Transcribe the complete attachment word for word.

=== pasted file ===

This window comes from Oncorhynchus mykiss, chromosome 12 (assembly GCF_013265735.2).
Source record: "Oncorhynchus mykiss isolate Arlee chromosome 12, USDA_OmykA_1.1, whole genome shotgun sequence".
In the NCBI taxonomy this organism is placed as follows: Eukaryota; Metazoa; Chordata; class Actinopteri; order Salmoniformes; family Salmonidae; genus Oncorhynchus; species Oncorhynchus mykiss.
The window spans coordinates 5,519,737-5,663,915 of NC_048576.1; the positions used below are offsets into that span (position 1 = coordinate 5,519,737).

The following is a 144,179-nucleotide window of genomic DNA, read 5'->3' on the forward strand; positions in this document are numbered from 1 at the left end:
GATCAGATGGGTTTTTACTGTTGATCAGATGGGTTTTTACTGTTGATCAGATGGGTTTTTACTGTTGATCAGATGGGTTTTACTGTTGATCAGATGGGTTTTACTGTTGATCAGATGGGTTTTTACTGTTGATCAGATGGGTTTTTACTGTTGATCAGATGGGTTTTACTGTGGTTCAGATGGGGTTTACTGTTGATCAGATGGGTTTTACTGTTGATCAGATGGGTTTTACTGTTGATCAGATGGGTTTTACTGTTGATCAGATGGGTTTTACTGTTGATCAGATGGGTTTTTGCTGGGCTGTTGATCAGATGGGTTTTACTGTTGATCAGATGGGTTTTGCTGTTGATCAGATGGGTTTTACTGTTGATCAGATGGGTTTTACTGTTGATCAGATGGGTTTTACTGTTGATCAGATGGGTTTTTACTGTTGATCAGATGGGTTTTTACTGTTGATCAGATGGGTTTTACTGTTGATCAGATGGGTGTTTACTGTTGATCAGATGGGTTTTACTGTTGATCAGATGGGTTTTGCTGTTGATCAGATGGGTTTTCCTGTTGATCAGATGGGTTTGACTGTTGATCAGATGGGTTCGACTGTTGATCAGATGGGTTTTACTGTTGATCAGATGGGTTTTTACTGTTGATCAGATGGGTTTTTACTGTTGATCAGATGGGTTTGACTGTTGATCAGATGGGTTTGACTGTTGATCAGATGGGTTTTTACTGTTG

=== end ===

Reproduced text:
This window comes from Oncorhynchus mykiss, chromosome 12 (assembly GCF_013265735.2).
Source record: "Oncorhynchus mykiss isolate Arlee chromosome 12, USDA_OmykA_1.1, whole genome shotgun sequence".
In the NCBI taxonomy this organism is placed as follows: Eukaryota; Metazoa; Chordata; class Actinopteri; order Salmoniformes; family Salmonidae; genus Oncorhynchus; species Oncorhynchus mykiss.
The window spans coordinates 5,519,737-5,663,915 of NC_048576.1; the positions used below are offsets into that span (position 1 = coordinate 5,519,737).

The following is a 144,179-nucleotide window of genomic DNA, read 5'->3' on the forward strand; positions in this document are numbered from 1 at the left end:
GATCAGATGGGTTTTTACTGTTGATCAGATGGGTTTTTACTGTTGATCAGATGGGTTTTTACTGTTGATCAGATGGGTTTTACTGTTGATCAGATGGGTTTTACTGTTGATCAGATGGGTTTTTACTGTTGATCAGATGGGTTTTTACTGTTGATCAGATGGGTTTTACTGTGGTTCAGATGGGGTTTACTGTTGATCAGATGGGTTTTACTGTTGATCAGATGGGTTTTACTGTTGATCAGATGGGTTTTACTGTTGATCAGATGGGTTTTACTGTTGATCAGATGGGTTTTTGCTGGGCTGTTGATCAGATGGGTTTTACTGTTGATCAGATGGGTTTTGCTGTTGATCAGATGGGTTTTACTGTTGATCAGATGGGTTTTACTGTTGATCAGATGGGTTTTACTGTTGATCAGATGGGTTTTTACTGTTGATCAGATGGGTTTTTACTGTTGATCAGATGGGTTTTACTGTTGATCAGATGGGTGTTTACTGTTGATCAGATGGGTTTTACTGTTGATCAGATGGGTTTTGCTGTTGATCAGATGGGTTTTCCTGTTGATCAGATGGGTTTGACTGTTGATCAGATGGGTTCGACTGTTGATCAGATGGGTTTTACTGTTGATCAGATGGGTTTTTACTGTTGATCAGATGGGTTTTTACTGTTGATCAGATGGGTTTGACTGTTGATCAGATGGGTTTGACTGTTGATCAGATGGGTTTTTACTGTTG